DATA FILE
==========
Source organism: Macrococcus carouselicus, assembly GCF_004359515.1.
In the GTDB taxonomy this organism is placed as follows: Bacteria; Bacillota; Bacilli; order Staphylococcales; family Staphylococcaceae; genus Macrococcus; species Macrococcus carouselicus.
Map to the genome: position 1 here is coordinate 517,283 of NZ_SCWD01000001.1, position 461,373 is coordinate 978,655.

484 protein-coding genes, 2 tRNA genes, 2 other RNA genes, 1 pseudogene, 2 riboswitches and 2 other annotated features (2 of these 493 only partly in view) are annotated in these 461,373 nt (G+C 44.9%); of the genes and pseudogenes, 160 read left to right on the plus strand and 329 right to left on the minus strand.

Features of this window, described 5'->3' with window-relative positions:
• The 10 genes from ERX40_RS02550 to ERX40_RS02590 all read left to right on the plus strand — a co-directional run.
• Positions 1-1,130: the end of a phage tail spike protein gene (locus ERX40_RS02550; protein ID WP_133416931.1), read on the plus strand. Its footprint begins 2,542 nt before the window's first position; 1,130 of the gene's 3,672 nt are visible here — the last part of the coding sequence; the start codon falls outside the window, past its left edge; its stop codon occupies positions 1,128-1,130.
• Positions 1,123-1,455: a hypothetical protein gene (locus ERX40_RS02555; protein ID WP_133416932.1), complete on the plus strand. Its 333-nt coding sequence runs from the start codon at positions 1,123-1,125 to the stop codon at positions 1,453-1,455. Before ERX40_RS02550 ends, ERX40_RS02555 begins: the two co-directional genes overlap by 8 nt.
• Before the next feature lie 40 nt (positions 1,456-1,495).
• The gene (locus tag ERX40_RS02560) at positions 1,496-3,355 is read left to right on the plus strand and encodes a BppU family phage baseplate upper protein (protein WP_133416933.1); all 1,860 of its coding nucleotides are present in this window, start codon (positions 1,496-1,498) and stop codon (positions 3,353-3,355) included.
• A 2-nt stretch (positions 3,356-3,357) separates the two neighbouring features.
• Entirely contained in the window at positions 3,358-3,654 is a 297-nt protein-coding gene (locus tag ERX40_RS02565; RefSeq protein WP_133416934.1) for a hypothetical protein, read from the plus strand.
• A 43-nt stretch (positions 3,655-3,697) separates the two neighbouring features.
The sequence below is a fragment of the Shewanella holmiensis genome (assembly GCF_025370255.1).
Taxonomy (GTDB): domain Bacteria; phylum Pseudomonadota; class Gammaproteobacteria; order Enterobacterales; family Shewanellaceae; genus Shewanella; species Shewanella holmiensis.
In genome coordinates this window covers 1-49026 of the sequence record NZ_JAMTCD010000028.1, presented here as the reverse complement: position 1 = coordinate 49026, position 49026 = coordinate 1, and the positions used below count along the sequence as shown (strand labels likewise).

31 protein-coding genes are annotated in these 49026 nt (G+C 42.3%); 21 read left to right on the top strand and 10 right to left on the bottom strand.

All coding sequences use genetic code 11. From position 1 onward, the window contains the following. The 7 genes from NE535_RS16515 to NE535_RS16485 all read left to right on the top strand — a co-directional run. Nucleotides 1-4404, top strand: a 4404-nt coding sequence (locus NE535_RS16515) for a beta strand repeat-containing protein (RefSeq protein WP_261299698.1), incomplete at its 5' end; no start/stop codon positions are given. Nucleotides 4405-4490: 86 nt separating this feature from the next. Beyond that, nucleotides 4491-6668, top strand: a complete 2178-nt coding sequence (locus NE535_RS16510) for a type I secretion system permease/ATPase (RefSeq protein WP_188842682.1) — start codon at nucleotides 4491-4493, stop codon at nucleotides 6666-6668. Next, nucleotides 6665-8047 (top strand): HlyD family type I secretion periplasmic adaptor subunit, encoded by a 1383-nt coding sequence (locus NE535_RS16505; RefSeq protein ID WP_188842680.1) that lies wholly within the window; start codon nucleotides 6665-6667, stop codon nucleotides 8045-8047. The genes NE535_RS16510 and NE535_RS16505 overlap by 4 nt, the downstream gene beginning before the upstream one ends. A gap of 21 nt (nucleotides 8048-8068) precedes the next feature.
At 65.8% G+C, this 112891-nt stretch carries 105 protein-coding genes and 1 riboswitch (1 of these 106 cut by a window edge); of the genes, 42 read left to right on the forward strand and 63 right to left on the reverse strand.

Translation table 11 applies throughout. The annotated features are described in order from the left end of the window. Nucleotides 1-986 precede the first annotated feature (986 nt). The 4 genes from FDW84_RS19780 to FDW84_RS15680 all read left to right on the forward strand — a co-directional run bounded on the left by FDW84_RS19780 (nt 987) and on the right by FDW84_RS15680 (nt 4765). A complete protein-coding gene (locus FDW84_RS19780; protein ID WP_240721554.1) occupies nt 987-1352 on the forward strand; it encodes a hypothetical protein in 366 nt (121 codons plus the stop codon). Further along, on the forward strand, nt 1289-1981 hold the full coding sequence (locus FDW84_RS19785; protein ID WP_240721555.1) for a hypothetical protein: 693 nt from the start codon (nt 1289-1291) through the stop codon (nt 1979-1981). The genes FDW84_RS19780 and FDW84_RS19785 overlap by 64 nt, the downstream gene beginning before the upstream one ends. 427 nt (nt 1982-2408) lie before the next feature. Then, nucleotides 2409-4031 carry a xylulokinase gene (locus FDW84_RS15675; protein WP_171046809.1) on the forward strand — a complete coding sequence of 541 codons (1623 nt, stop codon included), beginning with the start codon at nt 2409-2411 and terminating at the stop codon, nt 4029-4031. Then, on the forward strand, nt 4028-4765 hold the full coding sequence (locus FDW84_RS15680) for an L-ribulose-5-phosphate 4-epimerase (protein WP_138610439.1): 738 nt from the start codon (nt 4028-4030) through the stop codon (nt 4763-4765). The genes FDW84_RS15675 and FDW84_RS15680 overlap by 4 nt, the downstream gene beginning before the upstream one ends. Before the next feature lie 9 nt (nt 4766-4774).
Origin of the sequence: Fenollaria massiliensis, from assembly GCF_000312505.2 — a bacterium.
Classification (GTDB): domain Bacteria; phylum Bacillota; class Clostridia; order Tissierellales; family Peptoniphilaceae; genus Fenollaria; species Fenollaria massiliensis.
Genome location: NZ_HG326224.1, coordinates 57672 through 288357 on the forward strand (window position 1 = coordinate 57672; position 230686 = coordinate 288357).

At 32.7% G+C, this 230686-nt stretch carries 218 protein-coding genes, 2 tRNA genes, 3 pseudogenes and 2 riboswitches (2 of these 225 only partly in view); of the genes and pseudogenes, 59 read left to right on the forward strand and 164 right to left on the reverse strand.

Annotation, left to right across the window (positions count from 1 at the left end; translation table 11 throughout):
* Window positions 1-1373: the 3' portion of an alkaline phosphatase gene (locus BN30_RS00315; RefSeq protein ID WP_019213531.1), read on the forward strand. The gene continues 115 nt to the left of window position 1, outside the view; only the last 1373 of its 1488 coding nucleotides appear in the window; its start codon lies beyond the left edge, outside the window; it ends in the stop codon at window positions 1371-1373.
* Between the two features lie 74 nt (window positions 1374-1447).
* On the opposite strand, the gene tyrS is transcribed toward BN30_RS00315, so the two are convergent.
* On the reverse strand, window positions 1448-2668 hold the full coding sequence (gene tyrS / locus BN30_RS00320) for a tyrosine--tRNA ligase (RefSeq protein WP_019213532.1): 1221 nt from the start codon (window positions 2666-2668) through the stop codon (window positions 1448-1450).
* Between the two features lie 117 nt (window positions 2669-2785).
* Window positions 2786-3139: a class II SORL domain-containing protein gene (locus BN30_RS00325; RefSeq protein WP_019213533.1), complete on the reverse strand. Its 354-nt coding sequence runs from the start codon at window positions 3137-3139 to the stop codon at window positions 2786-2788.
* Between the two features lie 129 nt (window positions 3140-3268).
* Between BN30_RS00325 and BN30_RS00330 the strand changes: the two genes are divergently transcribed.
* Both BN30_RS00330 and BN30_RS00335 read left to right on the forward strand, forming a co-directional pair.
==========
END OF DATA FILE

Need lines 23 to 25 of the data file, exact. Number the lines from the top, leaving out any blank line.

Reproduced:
Genome location: NZ_HG326224.1, coordinates 57672 through 288357 on the forward strand (window position 1 = coordinate 57672; position 230686 = coordinate 288357).

At 32.7% G+C, this 230686-nt stretch carries 218 protein-coding genes, 2 tRNA genes, 3 pseudogenes and 2 riboswitches (2 of these 225 only partly in view); of the genes and pseudogenes, 59 read left to right on the forward strand and 164 right to left on the reverse strand.

Annotation, left to right across the window (positions count from 1 at the left end; translation table 11 throughout):